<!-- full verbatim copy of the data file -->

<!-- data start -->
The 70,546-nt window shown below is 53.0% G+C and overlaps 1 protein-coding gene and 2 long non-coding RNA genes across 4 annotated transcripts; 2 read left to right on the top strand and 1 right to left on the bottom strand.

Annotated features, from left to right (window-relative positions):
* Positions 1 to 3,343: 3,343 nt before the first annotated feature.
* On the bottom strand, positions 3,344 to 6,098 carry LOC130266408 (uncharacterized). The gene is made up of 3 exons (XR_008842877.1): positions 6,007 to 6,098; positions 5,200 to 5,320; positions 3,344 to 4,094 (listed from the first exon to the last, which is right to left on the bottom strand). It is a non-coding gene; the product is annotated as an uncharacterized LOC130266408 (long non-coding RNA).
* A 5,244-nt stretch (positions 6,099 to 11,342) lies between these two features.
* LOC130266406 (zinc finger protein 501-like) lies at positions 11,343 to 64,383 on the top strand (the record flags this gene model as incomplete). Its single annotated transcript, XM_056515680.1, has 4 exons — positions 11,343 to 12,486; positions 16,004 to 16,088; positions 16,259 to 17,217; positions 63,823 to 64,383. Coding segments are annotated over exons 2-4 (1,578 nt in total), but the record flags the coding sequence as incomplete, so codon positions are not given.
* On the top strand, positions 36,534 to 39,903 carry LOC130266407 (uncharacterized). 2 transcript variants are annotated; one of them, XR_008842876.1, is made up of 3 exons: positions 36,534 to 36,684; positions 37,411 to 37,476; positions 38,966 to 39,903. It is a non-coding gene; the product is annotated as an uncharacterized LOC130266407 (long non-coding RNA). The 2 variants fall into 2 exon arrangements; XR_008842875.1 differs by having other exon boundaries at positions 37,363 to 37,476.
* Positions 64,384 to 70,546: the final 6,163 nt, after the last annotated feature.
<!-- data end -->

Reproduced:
The 70,546-nt window shown below is 53.0% G+C and overlaps 1 protein-coding gene and 2 long non-coding RNA genes across 4 annotated transcripts; 2 read left to right on the top strand and 1 right to left on the bottom strand.

Annotated features, from left to right (window-relative positions):
* Positions 1 to 3,343: 3,343 nt before the first annotated feature.
* On the bottom strand, positions 3,344 to 6,098 carry LOC130266408 (uncharacterized). The gene is made up of 3 exons (XR_008842877.1): positions 6,007 to 6,098; positions 5,200 to 5,320; positions 3,344 to 4,094 (listed from the first exon to the last, which is right to left on the bottom strand). It is a non-coding gene; the product is annotated as an uncharacterized LOC130266408 (long non-coding RNA).
* A 5,244-nt stretch (positions 6,099 to 11,342) lies between these two features.
* LOC130266406 (zinc finger protein 501-like) lies at positions 11,343 to 64,383 on the top strand (the record flags this gene model as incomplete). Its single annotated transcript, XM_056515680.1, has 4 exons — positions 11,343 to 12,486; positions 16,004 to 16,088; positions 16,259 to 17,217; positions 63,823 to 64,383. Coding segments are annotated over exons 2-4 (1,578 nt in total), but the record flags the coding sequence as incomplete, so codon positions are not given.
* On the top strand, positions 36,534 to 39,903 carry LOC130266407 (uncharacterized). 2 transcript variants are annotated; one of them, XR_008842876.1, is made up of 3 exons: positions 36,534 to 36,684; positions 37,411 to 37,476; positions 38,966 to 39,903. It is a non-coding gene; the product is annotated as an uncharacterized LOC130266407 (long non-coding RNA). The 2 variants fall into 2 exon arrangements; XR_008842875.1 differs by having other exon boundaries at positions 37,363 to 37,476.
* Positions 64,384 to 70,546: the final 6,163 nt, after the last annotated feature.